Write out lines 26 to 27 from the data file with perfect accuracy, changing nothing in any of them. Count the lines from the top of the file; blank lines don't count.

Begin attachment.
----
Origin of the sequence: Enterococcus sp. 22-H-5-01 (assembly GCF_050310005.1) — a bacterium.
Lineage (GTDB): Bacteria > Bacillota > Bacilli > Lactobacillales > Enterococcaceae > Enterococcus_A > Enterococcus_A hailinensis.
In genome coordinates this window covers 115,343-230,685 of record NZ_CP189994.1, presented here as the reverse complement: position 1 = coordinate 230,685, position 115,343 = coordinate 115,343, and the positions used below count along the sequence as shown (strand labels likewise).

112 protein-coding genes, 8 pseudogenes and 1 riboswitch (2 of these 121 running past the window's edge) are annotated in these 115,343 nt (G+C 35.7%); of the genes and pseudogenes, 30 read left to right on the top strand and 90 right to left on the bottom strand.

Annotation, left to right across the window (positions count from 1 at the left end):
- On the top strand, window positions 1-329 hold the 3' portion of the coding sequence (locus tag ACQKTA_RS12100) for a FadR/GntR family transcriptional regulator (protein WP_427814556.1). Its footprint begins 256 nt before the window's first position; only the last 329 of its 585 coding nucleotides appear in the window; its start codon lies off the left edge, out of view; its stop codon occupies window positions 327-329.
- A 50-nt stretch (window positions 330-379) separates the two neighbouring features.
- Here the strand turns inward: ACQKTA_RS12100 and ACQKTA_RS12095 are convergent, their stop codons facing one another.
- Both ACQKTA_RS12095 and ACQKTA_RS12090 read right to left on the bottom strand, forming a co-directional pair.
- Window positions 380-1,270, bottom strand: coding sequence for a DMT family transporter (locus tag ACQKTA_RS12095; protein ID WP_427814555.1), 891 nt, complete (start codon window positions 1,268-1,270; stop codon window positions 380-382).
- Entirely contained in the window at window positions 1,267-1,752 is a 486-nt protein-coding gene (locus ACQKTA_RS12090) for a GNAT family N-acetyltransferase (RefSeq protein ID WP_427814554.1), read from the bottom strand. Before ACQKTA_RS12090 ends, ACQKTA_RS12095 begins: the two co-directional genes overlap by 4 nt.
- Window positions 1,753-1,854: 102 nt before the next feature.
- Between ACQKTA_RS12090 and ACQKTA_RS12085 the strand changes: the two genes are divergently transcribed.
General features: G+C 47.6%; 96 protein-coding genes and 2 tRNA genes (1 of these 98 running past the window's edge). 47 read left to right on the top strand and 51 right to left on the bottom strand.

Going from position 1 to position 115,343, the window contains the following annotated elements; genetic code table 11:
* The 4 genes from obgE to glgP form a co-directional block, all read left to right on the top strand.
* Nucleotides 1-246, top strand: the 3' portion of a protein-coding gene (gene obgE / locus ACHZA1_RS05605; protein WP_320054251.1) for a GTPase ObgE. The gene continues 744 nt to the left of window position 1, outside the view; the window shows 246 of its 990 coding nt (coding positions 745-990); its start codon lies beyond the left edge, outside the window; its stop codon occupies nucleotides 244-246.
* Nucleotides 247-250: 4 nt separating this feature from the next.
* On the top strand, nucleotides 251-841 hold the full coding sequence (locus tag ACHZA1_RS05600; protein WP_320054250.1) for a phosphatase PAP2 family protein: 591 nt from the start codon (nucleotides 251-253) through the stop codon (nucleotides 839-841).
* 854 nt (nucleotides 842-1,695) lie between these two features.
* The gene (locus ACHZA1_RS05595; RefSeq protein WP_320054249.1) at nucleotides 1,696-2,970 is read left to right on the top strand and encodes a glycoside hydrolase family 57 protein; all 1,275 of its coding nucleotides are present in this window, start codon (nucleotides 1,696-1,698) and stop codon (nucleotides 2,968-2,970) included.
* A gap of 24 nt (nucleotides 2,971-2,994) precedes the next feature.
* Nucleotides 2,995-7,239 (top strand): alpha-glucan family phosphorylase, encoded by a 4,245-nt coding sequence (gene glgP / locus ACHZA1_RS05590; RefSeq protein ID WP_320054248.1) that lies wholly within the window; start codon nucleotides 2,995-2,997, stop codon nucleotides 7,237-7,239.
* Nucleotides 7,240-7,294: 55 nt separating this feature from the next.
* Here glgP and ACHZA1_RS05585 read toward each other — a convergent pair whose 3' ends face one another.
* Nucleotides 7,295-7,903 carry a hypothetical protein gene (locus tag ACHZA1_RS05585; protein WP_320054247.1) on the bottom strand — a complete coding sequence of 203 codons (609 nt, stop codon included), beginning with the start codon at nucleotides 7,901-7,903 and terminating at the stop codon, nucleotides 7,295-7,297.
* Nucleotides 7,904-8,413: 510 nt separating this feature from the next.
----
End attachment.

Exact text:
* Nucleotides 7,295-7,903 carry a hypothetical protein gene (locus tag ACHZA1_RS05585; protein WP_320054247.1) on the bottom strand — a complete coding sequence of 203 codons (609 nt, stop codon included), beginning with the start codon at nucleotides 7,901-7,903 and terminating at the stop codon, nucleotides 7,295-7,297.
* Nucleotides 7,904-8,413: 510 nt separating this feature from the next.